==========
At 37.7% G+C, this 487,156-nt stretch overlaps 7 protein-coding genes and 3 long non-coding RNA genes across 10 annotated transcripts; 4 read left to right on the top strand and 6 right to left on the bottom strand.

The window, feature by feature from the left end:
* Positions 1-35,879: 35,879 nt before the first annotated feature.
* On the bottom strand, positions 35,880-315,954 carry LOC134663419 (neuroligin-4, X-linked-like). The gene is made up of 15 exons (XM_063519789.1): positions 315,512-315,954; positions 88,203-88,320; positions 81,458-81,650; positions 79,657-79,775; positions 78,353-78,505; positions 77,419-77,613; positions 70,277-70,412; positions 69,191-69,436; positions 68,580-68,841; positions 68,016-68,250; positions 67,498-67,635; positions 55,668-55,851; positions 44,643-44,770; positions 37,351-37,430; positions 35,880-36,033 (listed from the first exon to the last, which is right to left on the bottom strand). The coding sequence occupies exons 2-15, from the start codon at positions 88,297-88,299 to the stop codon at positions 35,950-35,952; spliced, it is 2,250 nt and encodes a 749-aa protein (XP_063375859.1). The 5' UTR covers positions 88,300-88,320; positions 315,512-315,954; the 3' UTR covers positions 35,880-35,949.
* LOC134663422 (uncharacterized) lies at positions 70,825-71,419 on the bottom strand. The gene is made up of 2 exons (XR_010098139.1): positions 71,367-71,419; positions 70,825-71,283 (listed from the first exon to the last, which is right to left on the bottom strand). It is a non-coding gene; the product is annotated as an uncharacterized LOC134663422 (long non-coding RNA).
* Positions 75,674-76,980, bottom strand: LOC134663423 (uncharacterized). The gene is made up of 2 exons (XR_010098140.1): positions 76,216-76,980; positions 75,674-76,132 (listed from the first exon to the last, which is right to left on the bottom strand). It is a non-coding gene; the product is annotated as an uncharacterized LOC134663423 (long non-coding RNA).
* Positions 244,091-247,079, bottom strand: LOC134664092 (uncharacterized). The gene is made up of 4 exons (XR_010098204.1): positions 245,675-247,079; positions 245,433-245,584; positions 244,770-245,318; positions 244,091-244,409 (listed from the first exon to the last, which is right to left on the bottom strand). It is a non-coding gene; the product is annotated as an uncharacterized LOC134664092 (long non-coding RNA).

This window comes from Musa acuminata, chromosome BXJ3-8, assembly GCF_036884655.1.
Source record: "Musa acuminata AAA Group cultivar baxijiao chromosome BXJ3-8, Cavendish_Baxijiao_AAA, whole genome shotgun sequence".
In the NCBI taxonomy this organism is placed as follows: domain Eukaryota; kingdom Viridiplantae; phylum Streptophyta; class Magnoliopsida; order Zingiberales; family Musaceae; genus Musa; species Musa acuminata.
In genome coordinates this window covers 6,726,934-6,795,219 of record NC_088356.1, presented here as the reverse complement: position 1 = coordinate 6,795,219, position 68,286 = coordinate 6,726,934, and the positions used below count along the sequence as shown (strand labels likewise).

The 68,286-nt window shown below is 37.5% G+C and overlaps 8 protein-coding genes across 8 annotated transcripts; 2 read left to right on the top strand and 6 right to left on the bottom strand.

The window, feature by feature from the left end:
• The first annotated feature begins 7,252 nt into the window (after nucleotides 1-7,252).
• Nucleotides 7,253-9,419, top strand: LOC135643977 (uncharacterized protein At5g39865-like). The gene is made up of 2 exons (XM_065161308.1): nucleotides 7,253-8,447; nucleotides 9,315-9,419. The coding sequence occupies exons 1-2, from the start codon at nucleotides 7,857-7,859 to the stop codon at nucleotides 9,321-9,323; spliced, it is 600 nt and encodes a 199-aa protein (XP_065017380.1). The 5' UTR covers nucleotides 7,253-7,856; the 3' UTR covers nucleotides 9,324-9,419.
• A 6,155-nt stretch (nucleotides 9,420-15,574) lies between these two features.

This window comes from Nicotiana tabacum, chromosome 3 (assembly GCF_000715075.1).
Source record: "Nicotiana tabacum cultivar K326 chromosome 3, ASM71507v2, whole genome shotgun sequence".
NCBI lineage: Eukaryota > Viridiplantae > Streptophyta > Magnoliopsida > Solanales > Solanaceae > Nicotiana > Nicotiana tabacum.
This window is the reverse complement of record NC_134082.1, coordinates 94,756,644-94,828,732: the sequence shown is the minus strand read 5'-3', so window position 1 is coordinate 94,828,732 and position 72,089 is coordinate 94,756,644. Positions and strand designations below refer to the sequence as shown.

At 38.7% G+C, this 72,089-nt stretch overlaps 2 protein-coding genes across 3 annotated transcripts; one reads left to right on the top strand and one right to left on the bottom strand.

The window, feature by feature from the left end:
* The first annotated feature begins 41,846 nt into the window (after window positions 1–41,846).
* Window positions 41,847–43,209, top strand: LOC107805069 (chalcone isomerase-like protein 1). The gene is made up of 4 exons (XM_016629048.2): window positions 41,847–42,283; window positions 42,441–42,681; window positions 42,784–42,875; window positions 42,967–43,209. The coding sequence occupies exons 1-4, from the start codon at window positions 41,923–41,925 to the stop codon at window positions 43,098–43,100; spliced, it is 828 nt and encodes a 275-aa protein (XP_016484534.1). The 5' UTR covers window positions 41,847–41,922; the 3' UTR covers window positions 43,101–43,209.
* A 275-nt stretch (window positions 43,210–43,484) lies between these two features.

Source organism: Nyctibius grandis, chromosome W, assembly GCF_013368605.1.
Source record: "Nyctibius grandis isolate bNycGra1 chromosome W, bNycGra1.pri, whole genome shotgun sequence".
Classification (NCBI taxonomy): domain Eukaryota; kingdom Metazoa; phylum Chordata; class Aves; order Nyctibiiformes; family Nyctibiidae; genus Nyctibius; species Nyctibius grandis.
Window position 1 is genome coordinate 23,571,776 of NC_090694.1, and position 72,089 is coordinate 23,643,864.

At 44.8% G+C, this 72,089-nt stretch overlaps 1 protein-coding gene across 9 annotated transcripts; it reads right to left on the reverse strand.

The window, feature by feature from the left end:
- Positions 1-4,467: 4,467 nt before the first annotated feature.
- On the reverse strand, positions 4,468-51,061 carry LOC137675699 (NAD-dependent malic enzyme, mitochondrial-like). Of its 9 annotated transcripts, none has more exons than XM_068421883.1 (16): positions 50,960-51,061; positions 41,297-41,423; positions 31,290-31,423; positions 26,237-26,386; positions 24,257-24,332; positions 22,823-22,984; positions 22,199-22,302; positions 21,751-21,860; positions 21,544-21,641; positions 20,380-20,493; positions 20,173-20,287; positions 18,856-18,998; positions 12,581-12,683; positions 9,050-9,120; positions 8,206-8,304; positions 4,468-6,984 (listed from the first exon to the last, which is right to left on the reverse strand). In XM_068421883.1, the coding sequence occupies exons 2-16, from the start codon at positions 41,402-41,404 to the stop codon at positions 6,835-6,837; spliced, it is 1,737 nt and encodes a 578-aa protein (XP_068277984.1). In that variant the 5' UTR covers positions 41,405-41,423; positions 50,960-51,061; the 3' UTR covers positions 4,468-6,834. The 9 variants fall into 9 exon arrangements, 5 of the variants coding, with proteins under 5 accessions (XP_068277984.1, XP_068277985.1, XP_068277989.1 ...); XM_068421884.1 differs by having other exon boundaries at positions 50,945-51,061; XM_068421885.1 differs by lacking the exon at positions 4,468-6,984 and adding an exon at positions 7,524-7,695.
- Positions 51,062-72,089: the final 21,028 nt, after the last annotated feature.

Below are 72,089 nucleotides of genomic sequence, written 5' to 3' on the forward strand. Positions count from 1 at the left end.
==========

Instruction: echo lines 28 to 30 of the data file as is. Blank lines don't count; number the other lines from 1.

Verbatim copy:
Classification (NCBI taxonomy): domain Eukaryota; kingdom Metazoa; phylum Chordata; class Aves; order Nyctibiiformes; family Nyctibiidae; genus Nyctibius; species Nyctibius grandis.
Window position 1 is genome coordinate 23,571,776 of NC_090694.1, and position 72,089 is coordinate 23,643,864.

At 44.8% G+C, this 72,089-nt stretch overlaps 1 protein-coding gene across 9 annotated transcripts; it reads right to left on the reverse strand.